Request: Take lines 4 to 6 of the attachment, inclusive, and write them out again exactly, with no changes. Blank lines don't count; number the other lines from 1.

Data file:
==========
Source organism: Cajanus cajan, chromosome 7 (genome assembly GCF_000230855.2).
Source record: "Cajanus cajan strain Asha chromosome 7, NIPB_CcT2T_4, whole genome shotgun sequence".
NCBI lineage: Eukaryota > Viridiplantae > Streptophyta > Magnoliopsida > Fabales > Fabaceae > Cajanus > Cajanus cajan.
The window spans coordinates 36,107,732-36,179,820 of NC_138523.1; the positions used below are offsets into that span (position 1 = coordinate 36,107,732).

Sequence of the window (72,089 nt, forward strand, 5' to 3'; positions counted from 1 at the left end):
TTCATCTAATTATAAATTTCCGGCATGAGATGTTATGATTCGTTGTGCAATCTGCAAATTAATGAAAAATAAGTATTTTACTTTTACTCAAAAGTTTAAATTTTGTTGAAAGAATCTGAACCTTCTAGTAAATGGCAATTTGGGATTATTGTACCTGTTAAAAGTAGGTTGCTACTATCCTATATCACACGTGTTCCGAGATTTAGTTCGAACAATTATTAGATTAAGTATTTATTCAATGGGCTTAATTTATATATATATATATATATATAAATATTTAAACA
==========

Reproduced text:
The window spans coordinates 36,107,732-36,179,820 of NC_138523.1; the positions used below are offsets into that span (position 1 = coordinate 36,107,732).

Sequence of the window (72,089 nt, forward strand, 5' to 3'; positions counted from 1 at the left end):
TTCATCTAATTATAAATTTCCGGCATGAGATGTTATGATTCGTTGTGCAATCTGCAAATTAATGAAAAATAAGTATTTTACTTTTACTCAAAAGTTTAAATTTTGTTGAAAGAATCTGAACCTTCTAGTAAATGGCAATTTGGGATTATTGTACCTGTTAAAAGTAGGTTGCTACTATCCTATATCACACGTGTTCCGAGATTTAGTTCGAACAATTATTAGATTAAGTATTTATTCAATGGGCTTAATTTATATATATATATATATATATAAATATTTAAACA